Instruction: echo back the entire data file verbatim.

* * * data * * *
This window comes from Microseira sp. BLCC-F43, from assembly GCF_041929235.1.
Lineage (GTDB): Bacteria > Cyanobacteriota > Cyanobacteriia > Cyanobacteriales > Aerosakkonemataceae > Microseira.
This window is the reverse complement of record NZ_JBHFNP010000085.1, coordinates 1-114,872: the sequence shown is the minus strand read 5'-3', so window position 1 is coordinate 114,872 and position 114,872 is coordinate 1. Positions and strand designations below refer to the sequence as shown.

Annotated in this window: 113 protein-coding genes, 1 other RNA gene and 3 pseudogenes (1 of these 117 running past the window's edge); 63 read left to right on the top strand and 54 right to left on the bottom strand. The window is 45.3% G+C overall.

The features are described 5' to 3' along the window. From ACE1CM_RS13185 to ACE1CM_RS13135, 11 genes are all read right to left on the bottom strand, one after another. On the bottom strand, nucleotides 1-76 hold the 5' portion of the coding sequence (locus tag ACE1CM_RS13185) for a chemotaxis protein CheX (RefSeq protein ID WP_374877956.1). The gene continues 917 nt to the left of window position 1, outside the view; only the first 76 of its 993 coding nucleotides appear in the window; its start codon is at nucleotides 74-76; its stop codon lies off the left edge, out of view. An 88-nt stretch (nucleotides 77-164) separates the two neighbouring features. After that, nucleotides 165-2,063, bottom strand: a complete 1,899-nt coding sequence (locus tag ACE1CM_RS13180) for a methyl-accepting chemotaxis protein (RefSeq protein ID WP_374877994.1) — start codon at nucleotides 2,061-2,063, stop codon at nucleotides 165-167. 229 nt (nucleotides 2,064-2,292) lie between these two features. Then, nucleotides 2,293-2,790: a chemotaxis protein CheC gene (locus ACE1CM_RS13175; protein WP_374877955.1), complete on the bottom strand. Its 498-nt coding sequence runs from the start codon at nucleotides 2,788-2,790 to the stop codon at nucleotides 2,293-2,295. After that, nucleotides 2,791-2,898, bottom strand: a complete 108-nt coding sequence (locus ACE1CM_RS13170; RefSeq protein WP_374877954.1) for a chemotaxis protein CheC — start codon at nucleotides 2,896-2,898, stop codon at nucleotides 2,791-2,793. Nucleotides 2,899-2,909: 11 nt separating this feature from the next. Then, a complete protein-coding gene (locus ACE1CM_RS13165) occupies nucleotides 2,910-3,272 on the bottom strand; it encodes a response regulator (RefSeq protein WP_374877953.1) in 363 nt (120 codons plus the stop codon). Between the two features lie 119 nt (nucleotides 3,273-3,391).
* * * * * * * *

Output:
This window comes from Microseira sp. BLCC-F43, from assembly GCF_041929235.1.
Lineage (GTDB): Bacteria > Cyanobacteriota > Cyanobacteriia > Cyanobacteriales > Aerosakkonemataceae > Microseira.
This window is the reverse complement of record NZ_JBHFNP010000085.1, coordinates 1-114,872: the sequence shown is the minus strand read 5'-3', so window position 1 is coordinate 114,872 and position 114,872 is coordinate 1. Positions and strand designations below refer to the sequence as shown.

Annotated in this window: 113 protein-coding genes, 1 other RNA gene and 3 pseudogenes (1 of these 117 running past the window's edge); 63 read left to right on the top strand and 54 right to left on the bottom strand. The window is 45.3% G+C overall.

The features are described 5' to 3' along the window. From ACE1CM_RS13185 to ACE1CM_RS13135, 11 genes are all read right to left on the bottom strand, one after another. On the bottom strand, nucleotides 1-76 hold the 5' portion of the coding sequence (locus tag ACE1CM_RS13185) for a chemotaxis protein CheX (RefSeq protein ID WP_374877956.1). The gene continues 917 nt to the left of window position 1, outside the view; only the first 76 of its 993 coding nucleotides appear in the window; its start codon is at nucleotides 74-76; its stop codon lies off the left edge, out of view. An 88-nt stretch (nucleotides 77-164) separates the two neighbouring features. After that, nucleotides 165-2,063, bottom strand: a complete 1,899-nt coding sequence (locus tag ACE1CM_RS13180) for a methyl-accepting chemotaxis protein (RefSeq protein ID WP_374877994.1) — start codon at nucleotides 2,061-2,063, stop codon at nucleotides 165-167. 229 nt (nucleotides 2,064-2,292) lie between these two features. Then, nucleotides 2,293-2,790: a chemotaxis protein CheC gene (locus ACE1CM_RS13175; protein WP_374877955.1), complete on the bottom strand. Its 498-nt coding sequence runs from the start codon at nucleotides 2,788-2,790 to the stop codon at nucleotides 2,293-2,295. After that, nucleotides 2,791-2,898, bottom strand: a complete 108-nt coding sequence (locus ACE1CM_RS13170; RefSeq protein WP_374877954.1) for a chemotaxis protein CheC — start codon at nucleotides 2,896-2,898, stop codon at nucleotides 2,791-2,793. Nucleotides 2,899-2,909: 11 nt separating this feature from the next. Then, a complete protein-coding gene (locus ACE1CM_RS13165) occupies nucleotides 2,910-3,272 on the bottom strand; it encodes a response regulator (RefSeq protein WP_374877953.1) in 363 nt (120 codons plus the stop codon). Between the two features lie 119 nt (nucleotides 3,273-3,391).